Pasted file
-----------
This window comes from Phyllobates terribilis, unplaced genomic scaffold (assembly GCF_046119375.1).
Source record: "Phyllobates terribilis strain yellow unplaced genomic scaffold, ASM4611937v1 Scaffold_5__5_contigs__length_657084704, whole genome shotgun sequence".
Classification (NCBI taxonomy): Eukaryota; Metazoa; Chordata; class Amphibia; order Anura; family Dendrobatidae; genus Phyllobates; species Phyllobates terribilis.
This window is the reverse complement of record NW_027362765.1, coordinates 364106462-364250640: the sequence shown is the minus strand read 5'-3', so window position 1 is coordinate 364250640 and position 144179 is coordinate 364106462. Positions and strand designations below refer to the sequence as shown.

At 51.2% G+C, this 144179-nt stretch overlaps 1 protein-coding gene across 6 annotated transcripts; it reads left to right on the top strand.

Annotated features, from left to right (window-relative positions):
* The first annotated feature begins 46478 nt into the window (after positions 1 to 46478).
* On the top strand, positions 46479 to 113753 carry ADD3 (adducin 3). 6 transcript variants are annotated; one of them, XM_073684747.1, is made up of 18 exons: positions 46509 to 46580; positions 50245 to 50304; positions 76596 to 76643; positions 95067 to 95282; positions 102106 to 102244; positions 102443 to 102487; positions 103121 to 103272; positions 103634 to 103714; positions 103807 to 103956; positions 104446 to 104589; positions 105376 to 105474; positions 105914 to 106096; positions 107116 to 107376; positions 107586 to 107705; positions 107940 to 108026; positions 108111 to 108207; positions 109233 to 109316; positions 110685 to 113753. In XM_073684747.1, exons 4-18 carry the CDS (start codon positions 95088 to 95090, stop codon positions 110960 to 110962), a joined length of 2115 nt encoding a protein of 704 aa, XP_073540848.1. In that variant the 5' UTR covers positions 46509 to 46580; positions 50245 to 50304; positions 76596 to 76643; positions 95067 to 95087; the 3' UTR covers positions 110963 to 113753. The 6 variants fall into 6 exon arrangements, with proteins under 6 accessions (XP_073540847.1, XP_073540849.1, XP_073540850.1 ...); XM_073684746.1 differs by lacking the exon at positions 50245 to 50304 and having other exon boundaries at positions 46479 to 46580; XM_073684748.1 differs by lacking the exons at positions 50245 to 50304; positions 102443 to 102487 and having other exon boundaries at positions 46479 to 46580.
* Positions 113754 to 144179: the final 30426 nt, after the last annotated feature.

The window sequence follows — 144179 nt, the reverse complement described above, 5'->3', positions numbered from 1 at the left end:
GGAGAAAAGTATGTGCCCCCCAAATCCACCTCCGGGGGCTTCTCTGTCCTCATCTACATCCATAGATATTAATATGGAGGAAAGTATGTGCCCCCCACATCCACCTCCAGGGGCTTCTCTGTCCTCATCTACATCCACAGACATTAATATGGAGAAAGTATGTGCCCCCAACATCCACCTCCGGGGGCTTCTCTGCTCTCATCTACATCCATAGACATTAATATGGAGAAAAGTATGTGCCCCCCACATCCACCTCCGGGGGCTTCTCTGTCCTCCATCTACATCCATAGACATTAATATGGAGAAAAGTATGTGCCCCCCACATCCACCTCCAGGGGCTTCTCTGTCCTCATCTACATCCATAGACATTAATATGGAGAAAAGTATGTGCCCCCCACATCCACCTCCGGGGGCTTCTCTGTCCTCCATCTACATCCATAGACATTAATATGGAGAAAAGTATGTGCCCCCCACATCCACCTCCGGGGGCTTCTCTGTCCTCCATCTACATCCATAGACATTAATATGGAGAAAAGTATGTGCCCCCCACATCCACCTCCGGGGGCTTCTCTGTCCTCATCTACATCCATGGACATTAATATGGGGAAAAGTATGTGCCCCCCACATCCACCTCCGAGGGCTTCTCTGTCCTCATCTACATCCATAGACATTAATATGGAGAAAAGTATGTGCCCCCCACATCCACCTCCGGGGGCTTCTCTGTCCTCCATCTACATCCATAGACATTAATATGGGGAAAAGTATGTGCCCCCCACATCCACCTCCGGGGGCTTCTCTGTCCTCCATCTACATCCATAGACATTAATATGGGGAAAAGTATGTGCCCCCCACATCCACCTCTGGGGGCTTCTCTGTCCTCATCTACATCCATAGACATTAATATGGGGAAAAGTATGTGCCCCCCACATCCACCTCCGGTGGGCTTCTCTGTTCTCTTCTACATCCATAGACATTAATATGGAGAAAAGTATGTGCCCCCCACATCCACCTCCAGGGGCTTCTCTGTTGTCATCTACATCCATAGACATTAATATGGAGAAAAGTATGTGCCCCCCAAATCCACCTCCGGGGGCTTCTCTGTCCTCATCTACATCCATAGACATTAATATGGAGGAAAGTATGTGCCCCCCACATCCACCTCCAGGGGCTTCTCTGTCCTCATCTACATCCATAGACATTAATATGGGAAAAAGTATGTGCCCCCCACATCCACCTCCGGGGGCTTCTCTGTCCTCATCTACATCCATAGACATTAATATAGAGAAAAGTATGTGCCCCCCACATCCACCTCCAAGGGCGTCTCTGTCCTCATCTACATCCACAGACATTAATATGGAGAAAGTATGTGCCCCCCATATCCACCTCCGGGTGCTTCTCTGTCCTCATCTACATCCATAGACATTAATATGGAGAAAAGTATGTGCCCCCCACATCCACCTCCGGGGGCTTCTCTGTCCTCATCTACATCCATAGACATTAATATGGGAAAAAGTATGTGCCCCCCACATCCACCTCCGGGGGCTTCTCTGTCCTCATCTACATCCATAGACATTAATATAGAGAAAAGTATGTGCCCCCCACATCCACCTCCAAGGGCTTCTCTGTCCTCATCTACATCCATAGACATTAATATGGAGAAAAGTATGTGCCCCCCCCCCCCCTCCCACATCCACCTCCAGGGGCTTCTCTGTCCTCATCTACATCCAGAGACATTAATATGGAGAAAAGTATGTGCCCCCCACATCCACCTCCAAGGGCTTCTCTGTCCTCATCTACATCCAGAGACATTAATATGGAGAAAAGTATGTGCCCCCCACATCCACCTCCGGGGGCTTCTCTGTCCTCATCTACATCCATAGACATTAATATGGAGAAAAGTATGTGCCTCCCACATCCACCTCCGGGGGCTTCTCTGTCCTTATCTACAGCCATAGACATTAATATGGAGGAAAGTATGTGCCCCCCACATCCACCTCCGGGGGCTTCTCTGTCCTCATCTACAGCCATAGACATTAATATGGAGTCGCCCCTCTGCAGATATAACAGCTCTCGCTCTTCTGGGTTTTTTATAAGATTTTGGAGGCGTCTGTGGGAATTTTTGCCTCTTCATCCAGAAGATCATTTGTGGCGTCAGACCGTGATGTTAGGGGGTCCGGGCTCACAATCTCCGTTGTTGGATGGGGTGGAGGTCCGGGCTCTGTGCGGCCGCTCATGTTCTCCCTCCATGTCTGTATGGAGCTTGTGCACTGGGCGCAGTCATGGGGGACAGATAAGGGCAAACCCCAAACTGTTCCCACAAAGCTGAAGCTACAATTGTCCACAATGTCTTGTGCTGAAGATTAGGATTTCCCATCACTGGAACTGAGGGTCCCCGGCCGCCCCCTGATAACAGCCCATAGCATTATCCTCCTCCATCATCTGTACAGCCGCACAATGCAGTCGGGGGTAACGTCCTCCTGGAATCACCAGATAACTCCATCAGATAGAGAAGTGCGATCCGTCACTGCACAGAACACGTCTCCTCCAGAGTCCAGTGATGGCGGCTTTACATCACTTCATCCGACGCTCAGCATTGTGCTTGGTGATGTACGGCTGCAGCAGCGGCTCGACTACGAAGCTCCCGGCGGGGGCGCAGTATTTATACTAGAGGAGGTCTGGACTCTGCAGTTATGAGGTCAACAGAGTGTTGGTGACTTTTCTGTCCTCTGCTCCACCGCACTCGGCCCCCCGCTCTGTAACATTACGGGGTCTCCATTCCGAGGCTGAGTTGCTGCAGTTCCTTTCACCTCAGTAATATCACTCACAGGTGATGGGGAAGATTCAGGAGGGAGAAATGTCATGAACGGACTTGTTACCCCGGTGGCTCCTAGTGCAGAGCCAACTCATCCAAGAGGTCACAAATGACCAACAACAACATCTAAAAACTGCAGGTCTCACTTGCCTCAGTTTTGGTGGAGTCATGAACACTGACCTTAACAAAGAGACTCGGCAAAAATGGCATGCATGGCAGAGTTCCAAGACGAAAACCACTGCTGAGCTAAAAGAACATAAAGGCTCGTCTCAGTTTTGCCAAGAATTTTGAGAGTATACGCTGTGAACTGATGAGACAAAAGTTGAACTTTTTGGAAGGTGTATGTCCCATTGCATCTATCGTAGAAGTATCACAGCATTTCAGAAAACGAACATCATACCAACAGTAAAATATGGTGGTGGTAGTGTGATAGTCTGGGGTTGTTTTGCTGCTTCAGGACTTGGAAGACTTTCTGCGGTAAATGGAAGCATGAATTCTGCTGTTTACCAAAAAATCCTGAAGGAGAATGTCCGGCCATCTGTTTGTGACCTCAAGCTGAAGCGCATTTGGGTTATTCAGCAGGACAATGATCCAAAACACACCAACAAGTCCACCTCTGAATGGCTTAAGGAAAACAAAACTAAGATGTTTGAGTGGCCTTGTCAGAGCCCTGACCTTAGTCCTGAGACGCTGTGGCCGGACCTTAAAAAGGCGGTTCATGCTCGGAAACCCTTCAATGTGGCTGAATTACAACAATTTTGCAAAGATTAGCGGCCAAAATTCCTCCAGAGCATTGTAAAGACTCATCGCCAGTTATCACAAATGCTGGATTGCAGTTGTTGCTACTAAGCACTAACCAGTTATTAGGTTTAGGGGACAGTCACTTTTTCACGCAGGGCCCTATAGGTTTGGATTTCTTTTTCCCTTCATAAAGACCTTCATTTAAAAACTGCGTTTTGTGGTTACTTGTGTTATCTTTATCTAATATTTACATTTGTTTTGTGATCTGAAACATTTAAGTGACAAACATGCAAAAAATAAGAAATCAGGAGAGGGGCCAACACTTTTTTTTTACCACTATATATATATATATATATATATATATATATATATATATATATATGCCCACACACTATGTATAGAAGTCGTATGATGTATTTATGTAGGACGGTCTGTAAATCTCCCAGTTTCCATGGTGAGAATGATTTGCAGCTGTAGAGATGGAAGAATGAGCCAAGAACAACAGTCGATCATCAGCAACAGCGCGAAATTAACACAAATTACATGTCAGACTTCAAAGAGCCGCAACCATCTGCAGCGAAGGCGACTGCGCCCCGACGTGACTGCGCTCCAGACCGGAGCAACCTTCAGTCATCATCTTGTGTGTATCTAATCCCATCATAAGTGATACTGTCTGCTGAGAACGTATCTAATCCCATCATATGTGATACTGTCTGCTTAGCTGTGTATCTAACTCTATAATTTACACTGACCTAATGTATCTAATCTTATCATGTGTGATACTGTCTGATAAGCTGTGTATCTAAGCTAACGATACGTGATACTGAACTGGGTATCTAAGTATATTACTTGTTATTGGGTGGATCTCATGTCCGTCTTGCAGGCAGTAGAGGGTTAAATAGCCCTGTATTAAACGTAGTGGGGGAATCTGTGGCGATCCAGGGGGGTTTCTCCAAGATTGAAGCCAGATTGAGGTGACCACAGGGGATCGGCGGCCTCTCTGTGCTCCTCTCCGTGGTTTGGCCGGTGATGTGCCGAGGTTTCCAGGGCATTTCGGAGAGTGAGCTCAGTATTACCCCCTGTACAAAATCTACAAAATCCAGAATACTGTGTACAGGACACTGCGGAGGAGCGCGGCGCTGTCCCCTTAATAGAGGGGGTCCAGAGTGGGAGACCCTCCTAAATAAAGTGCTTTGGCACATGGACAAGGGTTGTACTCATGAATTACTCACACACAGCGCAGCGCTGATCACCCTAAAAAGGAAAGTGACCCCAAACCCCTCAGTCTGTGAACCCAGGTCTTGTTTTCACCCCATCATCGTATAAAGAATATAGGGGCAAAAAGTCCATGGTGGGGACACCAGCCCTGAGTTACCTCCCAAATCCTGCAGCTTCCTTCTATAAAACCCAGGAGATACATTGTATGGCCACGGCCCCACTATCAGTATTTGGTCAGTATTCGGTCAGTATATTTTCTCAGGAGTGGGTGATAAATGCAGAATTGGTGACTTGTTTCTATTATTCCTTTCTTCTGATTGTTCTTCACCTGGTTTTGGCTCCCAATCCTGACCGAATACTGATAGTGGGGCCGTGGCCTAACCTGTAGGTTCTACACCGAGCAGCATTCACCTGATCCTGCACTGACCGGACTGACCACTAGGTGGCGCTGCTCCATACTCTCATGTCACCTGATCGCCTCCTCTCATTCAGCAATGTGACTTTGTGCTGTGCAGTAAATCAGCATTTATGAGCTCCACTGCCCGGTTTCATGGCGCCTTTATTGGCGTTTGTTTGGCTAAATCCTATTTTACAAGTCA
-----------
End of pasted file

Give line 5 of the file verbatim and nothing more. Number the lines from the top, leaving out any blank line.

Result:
At 51.2% G+C, this 144179-nt stretch overlaps 1 protein-coding gene across 6 annotated transcripts; it reads left to right on the top strand.